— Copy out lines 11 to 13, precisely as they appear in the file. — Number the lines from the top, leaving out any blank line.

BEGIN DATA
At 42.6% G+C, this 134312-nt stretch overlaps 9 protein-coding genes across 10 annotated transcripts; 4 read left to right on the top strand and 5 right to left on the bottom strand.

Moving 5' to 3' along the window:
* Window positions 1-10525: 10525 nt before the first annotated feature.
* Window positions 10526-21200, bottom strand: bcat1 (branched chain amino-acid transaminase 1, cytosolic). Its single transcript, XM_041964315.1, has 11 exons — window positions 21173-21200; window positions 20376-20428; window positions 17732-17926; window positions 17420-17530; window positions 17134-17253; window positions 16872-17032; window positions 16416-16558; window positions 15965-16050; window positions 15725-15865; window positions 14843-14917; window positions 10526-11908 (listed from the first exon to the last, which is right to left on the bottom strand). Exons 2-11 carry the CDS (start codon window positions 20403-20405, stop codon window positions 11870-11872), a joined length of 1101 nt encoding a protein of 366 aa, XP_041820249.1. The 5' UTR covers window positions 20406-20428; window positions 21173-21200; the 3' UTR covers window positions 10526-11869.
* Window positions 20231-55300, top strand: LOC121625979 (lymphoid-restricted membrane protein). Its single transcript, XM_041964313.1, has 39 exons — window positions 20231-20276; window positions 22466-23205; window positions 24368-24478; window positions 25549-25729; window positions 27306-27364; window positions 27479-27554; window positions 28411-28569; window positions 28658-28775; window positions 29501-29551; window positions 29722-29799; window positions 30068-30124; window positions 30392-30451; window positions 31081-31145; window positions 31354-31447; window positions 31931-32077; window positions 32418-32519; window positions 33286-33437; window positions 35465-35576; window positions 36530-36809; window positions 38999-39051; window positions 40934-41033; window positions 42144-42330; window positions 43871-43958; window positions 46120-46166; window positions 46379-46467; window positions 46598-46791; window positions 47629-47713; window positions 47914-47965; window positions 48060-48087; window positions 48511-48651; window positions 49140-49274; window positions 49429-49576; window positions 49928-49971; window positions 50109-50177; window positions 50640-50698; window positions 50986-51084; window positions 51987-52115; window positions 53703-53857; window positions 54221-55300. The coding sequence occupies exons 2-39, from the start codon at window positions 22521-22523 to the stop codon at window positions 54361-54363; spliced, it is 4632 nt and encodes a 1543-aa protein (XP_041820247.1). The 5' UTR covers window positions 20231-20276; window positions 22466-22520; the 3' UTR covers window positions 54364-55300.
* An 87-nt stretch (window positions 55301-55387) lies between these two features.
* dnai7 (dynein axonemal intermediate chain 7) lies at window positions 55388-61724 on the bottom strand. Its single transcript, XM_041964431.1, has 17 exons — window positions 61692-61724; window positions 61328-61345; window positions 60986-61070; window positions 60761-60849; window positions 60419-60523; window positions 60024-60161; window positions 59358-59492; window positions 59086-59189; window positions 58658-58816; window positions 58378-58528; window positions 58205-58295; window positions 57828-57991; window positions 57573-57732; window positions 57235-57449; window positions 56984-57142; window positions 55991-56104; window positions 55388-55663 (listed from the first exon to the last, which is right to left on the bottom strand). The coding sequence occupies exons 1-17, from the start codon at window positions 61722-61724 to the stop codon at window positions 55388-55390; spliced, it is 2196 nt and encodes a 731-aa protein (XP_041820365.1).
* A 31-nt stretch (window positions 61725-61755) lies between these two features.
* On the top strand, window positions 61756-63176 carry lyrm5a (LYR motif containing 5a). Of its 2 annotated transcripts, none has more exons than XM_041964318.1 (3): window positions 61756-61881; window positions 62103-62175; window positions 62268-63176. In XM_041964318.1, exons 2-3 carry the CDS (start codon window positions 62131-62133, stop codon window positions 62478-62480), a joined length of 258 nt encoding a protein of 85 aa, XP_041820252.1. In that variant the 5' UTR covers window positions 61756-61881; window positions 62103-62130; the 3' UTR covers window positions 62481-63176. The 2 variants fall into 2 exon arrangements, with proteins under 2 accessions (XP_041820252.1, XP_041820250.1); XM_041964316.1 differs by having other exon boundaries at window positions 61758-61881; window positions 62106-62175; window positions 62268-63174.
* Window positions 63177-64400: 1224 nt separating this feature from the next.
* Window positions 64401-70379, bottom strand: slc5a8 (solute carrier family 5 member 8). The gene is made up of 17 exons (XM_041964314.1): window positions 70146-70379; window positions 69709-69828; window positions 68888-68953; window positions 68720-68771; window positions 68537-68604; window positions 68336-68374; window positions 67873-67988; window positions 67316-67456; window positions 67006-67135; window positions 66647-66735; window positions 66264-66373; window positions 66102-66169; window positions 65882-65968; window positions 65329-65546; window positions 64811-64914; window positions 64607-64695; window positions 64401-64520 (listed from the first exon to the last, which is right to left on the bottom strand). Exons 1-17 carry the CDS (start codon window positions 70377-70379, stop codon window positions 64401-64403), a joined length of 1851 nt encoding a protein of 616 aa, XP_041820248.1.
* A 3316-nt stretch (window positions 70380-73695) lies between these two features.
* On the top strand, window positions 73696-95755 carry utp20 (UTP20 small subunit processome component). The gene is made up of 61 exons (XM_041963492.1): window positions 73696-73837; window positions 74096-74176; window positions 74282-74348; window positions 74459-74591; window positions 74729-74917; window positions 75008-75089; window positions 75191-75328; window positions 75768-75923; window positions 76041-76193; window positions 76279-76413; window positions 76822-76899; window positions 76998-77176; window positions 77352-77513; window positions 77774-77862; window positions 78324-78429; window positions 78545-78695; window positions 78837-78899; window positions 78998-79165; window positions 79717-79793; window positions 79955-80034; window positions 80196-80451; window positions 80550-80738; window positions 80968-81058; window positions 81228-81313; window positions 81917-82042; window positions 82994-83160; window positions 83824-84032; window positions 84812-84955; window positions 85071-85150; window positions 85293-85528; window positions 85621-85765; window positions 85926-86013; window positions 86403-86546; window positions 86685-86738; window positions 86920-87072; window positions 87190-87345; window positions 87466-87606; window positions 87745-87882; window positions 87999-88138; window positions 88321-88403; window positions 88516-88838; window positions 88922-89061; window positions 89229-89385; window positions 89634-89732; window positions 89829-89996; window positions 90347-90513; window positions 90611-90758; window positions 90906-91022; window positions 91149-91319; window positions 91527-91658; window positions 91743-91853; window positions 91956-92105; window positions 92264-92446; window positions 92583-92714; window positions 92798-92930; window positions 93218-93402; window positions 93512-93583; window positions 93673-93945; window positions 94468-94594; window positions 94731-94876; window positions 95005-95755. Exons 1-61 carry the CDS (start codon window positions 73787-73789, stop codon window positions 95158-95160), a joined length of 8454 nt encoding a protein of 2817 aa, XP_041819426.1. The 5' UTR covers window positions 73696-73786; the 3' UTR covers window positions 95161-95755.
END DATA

* Window positions 64401-70379, bottom strand: slc5a8 (solute carrier family 5 member 8). The gene is made up of 17 exons (XM_041964314.1): window positions 70146-70379; window positions 69709-69828; window positions 68888-68953; window positions 68720-68771; window positions 68537-68604; window positions 68336-68374; window positions 67873-67988; window positions 67316-67456; window positions 67006-67135; window positions 66647-66735; window positions 66264-66373; window positions 66102-66169; window positions 65882-65968; window positions 65329-65546; window positions 64811-64914; window positions 64607-64695; window positions 64401-64520 (listed from the first exon to the last, which is right to left on the bottom strand). Exons 1-17 carry the CDS (start codon window positions 70377-70379, stop codon window positions 64401-64403), a joined length of 1851 nt encoding a protein of 616 aa, XP_041820248.1.
* A 3316-nt stretch (window positions 70380-73695) lies between these two features.
* On the top strand, window positions 73696-95755 carry utp20 (UTP20 small subunit processome component). The gene is made up of 61 exons (XM_041963492.1): window positions 73696-73837; window positions 74096-74176; window positions 74282-74348; window positions 74459-74591; window positions 74729-74917; window positions 75008-75089; window positions 75191-75328; window positions 75768-75923; window positions 76041-76193; window positions 76279-76413; window positions 76822-76899; window positions 76998-77176; window positions 77352-77513; window positions 77774-77862; window positions 78324-78429; window positions 78545-78695; window positions 78837-78899; window positions 78998-79165; window positions 79717-79793; window positions 79955-80034; window positions 80196-80451; window positions 80550-80738; window positions 80968-81058; window positions 81228-81313; window positions 81917-82042; window positions 82994-83160; window positions 83824-84032; window positions 84812-84955; window positions 85071-85150; window positions 85293-85528; window positions 85621-85765; window positions 85926-86013; window positions 86403-86546; window positions 86685-86738; window positions 86920-87072; window positions 87190-87345; window positions 87466-87606; window positions 87745-87882; window positions 87999-88138; window positions 88321-88403; window positions 88516-88838; window positions 88922-89061; window positions 89229-89385; window positions 89634-89732; window positions 89829-89996; window positions 90347-90513; window positions 90611-90758; window positions 90906-91022; window positions 91149-91319; window positions 91527-91658; window positions 91743-91853; window positions 91956-92105; window positions 92264-92446; window positions 92583-92714; window positions 92798-92930; window positions 93218-93402; window positions 93512-93583; window positions 93673-93945; window positions 94468-94594; window positions 94731-94876; window positions 95005-95755. Exons 1-61 carry the CDS (start codon window positions 73787-73789, stop codon window positions 95158-95160), a joined length of 8454 nt encoding a protein of 2817 aa, XP_041819426.1. The 5' UTR covers window positions 73696-73786; the 3' UTR covers window positions 95161-95755.